CW boss 'optimistic' that Arrow, Flash, Supergirl, and Legends will return
The CW is staying in the superhero business.
Network president Mark Pedowitz is “optimistic” that Arrow, The Flash, Supergirl, and DC’s Legends of Tomorrow will return next season, he told EW at the Television Critics Association’s winter press tour Sunday.
“At the moment, it’s a little too soon,” Pedowitz says. “We’re noted for announcing at winter TCA that we’re picking up shows, we just weren’t ready to do that yet. A couple more weeks [and] we’ll probably get around to it. I’m pretty confident we’ll see them all back.”
The news comes as Arrow is currently in its sixth season, typically when networks enter into contract negotiations for its leading actors. “I cannot discuss casting negotiations, but I do believe some members of the cast are already signed for longer,” Pedowitz says.
Pedowitz says that the delay in renewals has nothing to do with the recent allegations against Andrew Kreisberg, who was fired by Warner Bros. in November after news broke that 15 women and four men alleged sexual harassment and other physical misconduct by Kreisberg that ultimately created a toxic work environment. “We haven’t renewed anything yet,” Pedowitz notes. “We’re not quite ready to do that. We’re a couple of weeks out. I’m pretty confident a lot of the [CW] slate is coming back. We’re just not ready to make that a formal announcement yet. It is only Jan. 7. It’s just a question of the board and I getting together and having a discussion about it. We just weren’t ready with the holidays and this came just days later. We’ll get there. I’m confident most of our schedule is coming back.”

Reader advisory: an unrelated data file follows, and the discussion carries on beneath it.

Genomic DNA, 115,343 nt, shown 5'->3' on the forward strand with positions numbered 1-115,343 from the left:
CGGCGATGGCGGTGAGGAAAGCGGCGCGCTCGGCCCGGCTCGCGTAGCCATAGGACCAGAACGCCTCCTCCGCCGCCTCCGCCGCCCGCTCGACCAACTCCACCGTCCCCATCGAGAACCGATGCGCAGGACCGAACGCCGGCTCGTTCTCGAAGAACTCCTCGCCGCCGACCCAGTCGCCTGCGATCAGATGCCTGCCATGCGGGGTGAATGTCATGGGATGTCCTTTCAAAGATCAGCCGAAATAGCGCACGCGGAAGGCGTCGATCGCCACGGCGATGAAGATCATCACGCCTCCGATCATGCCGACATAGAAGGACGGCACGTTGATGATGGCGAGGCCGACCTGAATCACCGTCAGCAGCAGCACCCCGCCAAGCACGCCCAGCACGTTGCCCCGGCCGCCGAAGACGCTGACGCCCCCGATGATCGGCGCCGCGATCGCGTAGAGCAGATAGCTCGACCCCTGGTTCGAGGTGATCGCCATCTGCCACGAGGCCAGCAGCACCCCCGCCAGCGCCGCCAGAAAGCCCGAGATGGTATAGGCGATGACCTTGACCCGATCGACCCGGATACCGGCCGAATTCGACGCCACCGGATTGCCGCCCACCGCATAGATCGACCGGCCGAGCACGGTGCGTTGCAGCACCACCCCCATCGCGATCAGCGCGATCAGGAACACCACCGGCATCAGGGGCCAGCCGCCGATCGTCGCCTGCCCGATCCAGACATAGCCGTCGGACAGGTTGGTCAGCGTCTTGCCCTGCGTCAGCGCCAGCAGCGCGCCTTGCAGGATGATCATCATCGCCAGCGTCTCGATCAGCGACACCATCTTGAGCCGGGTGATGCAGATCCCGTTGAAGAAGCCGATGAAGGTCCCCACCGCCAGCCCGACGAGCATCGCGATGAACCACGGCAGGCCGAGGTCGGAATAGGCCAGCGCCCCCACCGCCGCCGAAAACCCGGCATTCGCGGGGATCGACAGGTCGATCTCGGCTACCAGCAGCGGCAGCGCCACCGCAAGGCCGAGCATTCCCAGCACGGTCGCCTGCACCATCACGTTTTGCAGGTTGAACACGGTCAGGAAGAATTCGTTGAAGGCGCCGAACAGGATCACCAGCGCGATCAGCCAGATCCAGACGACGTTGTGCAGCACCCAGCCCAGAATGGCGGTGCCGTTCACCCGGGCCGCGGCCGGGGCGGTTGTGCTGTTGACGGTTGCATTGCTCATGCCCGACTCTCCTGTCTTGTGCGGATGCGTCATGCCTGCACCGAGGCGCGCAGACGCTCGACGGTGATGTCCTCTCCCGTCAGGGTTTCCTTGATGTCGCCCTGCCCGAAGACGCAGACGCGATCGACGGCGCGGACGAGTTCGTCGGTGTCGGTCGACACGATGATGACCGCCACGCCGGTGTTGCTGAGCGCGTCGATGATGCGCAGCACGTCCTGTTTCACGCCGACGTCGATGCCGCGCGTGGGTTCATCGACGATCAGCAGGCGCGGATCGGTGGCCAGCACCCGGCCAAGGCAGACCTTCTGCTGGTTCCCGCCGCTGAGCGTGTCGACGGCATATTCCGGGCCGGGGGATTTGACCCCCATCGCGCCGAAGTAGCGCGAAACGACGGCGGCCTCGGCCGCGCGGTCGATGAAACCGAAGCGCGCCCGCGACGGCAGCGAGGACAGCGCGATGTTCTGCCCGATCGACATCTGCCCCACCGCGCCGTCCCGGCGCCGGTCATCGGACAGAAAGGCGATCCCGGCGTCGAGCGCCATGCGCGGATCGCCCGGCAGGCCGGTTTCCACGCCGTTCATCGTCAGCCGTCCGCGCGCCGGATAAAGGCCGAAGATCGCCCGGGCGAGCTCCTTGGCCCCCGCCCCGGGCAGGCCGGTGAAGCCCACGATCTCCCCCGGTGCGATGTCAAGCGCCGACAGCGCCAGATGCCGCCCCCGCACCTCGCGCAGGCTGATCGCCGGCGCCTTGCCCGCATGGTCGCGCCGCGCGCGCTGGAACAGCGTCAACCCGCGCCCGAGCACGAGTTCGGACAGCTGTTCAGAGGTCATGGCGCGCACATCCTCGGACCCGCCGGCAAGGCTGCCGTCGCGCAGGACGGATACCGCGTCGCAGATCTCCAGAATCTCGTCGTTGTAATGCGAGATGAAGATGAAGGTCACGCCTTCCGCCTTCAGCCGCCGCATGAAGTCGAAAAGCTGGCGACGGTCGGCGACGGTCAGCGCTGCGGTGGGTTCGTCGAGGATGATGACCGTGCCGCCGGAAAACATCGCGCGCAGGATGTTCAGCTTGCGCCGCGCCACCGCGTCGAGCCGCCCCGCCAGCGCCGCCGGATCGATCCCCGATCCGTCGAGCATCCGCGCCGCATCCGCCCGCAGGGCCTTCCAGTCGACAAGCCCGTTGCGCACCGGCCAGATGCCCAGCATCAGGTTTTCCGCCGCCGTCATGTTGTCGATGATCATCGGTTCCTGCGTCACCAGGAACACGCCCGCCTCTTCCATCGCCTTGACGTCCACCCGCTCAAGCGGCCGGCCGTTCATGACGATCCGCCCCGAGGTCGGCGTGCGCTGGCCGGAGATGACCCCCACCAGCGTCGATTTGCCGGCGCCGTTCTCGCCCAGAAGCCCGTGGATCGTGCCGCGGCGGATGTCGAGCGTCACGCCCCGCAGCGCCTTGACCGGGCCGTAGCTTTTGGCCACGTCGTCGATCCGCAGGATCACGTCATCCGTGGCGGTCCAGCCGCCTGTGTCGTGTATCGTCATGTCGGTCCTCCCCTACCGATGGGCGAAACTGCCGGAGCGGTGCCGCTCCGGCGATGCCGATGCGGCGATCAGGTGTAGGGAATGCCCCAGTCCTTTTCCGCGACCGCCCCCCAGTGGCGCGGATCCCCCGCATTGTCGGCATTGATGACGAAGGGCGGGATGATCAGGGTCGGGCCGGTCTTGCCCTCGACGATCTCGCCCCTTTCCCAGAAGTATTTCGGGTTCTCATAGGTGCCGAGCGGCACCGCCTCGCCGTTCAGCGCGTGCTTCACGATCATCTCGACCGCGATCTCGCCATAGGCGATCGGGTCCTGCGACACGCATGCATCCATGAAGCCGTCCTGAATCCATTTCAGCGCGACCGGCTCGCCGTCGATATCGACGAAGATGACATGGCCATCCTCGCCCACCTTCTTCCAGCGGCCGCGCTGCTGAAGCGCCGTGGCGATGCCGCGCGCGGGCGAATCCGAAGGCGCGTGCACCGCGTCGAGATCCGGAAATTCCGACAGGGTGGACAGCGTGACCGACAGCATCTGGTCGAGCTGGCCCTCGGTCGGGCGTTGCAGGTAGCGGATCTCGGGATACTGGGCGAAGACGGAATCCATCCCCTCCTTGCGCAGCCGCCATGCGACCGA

Kreisberg, who strongly denied the allegations, was initially suspended as Warner Bros. Television Group set out to investigate. “When we found out, the studio informed us about the potential allegations, the studio investigated it, we supported the studio and their perspective,” Pedowitz says. “No one should have to live in the world with sexual harassment or misconduct and people should feel free, whether they work for the CW or at the CW, to say what they want to say and we should have to investigate the whole thing. From a policy point of view, the system worked when the complaint came forward. And to the studio’s credit, and we support them, they did the right thing.”
Pedowitz notes that storylines on The Flash and Supergirl — on which Kreisberg was more hands-on — were not changed in the wake of the allegations, though he recognizes the poorly timed introduction of misogynistic Flash character Ralph Digney (Hartley Sawyer). “Well, ironically the allegations came in after the first [Ralph] episode of the show was shot, so there was a heightened awareness as we went through it,” Pedowitz says. “It’s an old-time cartoon character, so at a moment, it became cringeworthy, but if you look at the character now, as the episodes go on, he’s not that character anymore. It was the direction it was always going to go.”
The investigation also had nothing to do with what Pedowitz calls a “production delay” on Supergirl — the show will return for four weeks starting Jan. 15, after which Legends will air nine weeks of original episodes starting Feb. 12, while Supergirl takes a break until it reclaims the timeslot on April 16, following the Legends season finale on April 9. Supergirl’s season finale will then air June 18. “There was a little bit of a production delay,” Pedowitz says. “We knew we were never going to air five superhero shows [at the same time.]. ‘Okay, there’s a production delay, let them figure it out, don’t worry about it, we put Legends in, so we’ll run Legends and then we’ll put Supergirl right after it.’ Supergirl running into the summer is actually better programming for us year-round.”
The CW superheroes will return with Supergirl on Monday, Jan. 15, at 8 p.m. ET; The Flash and Black Lightning on Tuesday, Jan. 16, at 8 p.m. ET and 9 p.m. ET, respectively; and Arrow on Thursday, Jan. 18, at 9 p.m. ET.